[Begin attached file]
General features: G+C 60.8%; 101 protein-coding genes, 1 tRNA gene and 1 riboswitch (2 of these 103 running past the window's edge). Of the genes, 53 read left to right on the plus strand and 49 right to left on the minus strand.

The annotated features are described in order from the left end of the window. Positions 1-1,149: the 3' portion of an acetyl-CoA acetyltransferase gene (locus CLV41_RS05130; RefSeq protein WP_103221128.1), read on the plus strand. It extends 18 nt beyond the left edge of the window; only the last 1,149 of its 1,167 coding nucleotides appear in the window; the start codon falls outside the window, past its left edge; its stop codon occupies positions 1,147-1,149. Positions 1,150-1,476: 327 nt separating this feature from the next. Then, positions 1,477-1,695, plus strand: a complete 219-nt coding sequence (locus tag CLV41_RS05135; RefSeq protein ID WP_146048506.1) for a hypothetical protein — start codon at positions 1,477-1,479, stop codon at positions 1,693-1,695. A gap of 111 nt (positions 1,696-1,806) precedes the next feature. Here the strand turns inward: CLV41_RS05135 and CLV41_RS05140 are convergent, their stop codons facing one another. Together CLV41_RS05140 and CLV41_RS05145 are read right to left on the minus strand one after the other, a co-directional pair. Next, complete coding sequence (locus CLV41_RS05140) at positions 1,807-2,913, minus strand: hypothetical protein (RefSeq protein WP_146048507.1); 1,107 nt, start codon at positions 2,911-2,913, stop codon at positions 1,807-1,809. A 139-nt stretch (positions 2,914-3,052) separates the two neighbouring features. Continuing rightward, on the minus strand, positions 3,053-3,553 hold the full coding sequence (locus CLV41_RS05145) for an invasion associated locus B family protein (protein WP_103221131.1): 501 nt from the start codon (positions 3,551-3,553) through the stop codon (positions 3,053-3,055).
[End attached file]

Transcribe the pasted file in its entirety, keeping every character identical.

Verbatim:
General features: G+C 60.8%; 101 protein-coding genes, 1 tRNA gene and 1 riboswitch (2 of these 103 running past the window's edge). Of the genes, 53 read left to right on the plus strand and 49 right to left on the minus strand.

The annotated features are described in order from the left end of the window. Positions 1-1,149: the 3' portion of an acetyl-CoA acetyltransferase gene (locus CLV41_RS05130; RefSeq protein WP_103221128.1), read on the plus strand. It extends 18 nt beyond the left edge of the window; only the last 1,149 of its 1,167 coding nucleotides appear in the window; the start codon falls outside the window, past its left edge; its stop codon occupies positions 1,147-1,149. Positions 1,150-1,476: 327 nt separating this feature from the next. Then, positions 1,477-1,695, plus strand: a complete 219-nt coding sequence (locus tag CLV41_RS05135; RefSeq protein ID WP_146048506.1) for a hypothetical protein — start codon at positions 1,477-1,479, stop codon at positions 1,693-1,695. A gap of 111 nt (positions 1,696-1,806) precedes the next feature. Here the strand turns inward: CLV41_RS05135 and CLV41_RS05140 are convergent, their stop codons facing one another. Together CLV41_RS05140 and CLV41_RS05145 are read right to left on the minus strand one after the other, a co-directional pair. Next, complete coding sequence (locus CLV41_RS05140) at positions 1,807-2,913, minus strand: hypothetical protein (RefSeq protein WP_146048507.1); 1,107 nt, start codon at positions 2,911-2,913, stop codon at positions 1,807-1,809. A 139-nt stretch (positions 2,914-3,052) separates the two neighbouring features. Continuing rightward, on the minus strand, positions 3,053-3,553 hold the full coding sequence (locus CLV41_RS05145) for an invasion associated locus B family protein (protein WP_103221131.1): 501 nt from the start codon (positions 3,551-3,553) through the stop codon (positions 3,053-3,055).